A rocky cliff face protrudes above the Pacific Ocean, walking tracks submerges into a green forest arena. The watery depths offer marine adventures set out to discover a web of marine creatures.
Traversing 16km or 8 hours of rugged native bush, steep cliffs regularly drop off to reveal sweeping coastal views along the rugged Cape Brett Track.
Cape Brett Walking Adventure.
Cape Brett in Northland contains a stunning array of nature immersed on a ‘bucket list’ walking track.
‘You’re nearly halfway there’. The department of Conservation drops their sense of humor on a marker set along the walking track only 1km into the mammoth 16km adventure.
The humorous anecdotes along the way may be an indication of how one really needs a distraction from how intense this Cape Brett walk is.
The Cape Brett walkway is an overnight tramping track that begins about half an hour from Russell. Glimpses of water can be seen through the flurry of trees shadowing the track, and a random stop where one of the most scenic toilets in the whole country is located.
Cape Brett lighthouse is a welcome sight above the narrow paths and steep climbs. Yet, the final destination to Cape Brett hut is still further down another steep incline.
The final trek allows you to wander down a rocky beach close to the hut you will be staying in, seals sunbathing without seemingly a care in the world.
The day is completed with a fiery sunset sweeping the skies. The next morning the hike begins again to Deep Water Cove where a water taxi finishes off your adventure at Oke Bay.
Just a few things to note. It costs $15 to stay the night in the hut, and $40 walking permit to cross private land– www.doc.govt.nz
Cape Brett Peninsula extends north to the Pacific Ocean and east to Bay of Islands. One of the popular water adventures is to cruise through the ‘Hole in the Rock’ of Piercy Island, at the very northern tip of Cape Brett, considered Maori freehold land.
Held as sacred land due to the historical sacred customs performed there.
Piercy Island is amidst the 144 islands that comprise of the Bay of Islands. It is quite a little gem diving beneath the waters to 25 meters below sea level, a maze of large fish swim through the boulder garden covered in colorful sponges and other invertebrates. Piercy Island is a significant conservation highlight with near pristine conditions, and no evidence of introduced animals.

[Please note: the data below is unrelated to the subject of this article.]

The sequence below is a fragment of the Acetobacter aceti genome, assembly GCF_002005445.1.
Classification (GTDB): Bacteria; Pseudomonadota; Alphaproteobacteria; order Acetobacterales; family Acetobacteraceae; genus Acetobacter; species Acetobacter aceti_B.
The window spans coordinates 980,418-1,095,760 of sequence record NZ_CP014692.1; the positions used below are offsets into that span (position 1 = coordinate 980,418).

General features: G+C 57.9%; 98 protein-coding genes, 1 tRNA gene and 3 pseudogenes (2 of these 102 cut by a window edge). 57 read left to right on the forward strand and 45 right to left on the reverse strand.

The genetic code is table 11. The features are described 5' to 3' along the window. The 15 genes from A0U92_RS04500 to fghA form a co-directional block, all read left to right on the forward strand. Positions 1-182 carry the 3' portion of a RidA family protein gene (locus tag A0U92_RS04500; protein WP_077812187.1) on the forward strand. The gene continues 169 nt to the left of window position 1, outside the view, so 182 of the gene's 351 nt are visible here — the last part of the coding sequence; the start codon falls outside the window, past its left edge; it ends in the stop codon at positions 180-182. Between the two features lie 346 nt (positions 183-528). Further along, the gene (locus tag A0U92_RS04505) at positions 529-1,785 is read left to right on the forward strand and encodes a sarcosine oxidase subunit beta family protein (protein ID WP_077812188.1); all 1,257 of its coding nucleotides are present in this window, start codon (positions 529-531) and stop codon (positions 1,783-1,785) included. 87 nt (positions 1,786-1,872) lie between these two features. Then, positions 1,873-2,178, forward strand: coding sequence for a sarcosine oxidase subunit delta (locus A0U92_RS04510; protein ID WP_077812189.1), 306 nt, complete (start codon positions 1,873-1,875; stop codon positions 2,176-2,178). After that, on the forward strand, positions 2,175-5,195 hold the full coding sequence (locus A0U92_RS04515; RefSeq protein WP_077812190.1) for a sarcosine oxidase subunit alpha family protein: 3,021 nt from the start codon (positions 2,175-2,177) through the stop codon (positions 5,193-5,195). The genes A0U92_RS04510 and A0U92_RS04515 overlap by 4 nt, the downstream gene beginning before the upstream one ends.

The Rock Standing in the Sea
Tūnui-ā-rangi canoe is of great historical significance to Maori as it was used for migrations that settled in New Zealand.
When Captain Cook arrived on this island, he honored one of the Lords of Admiralty by naming it ‘Piercy Island’.
The amazing tourist attraction is truly a craft of nature’s own hand. The 60-foot hole at sea level was created over centuries of waves and wind combining forces that now is used for thrill seekers to zoom their way through on jet boats.
You can also experience this marvel of nature with a Dolphin Tour.
Catching the ‘Big One’.
One of New Zealand’s favorite holiday activities is a good ole fishing trip. If your fitness levels are not quite up to scratch, some opt for a water taxi to take them out to Cape Brett to get a spot of fishing in.
Some brave souls may even venture to camp on the rocks to get a bit of night fishing done. Who knows how much you might catch.
Cape Brett is just one of the places that allow panoramic views of the ocean in front, and a labyrinth of forest behind.
Possibly one of the poignant aspects of Cape Brett walking track is the burning desire to question why you even dared to do this in the first place. Your brain and body begging you to stop, turn back, yet something propels you forward (especially if you are halfway there…). There is a silent calling, an obsession to keep going. Obstacles in your way, yet the outcome is well worth the effort.
A call of the wild difficult to ignore.
Have you tried this walking track? Would love to hear about your experiences.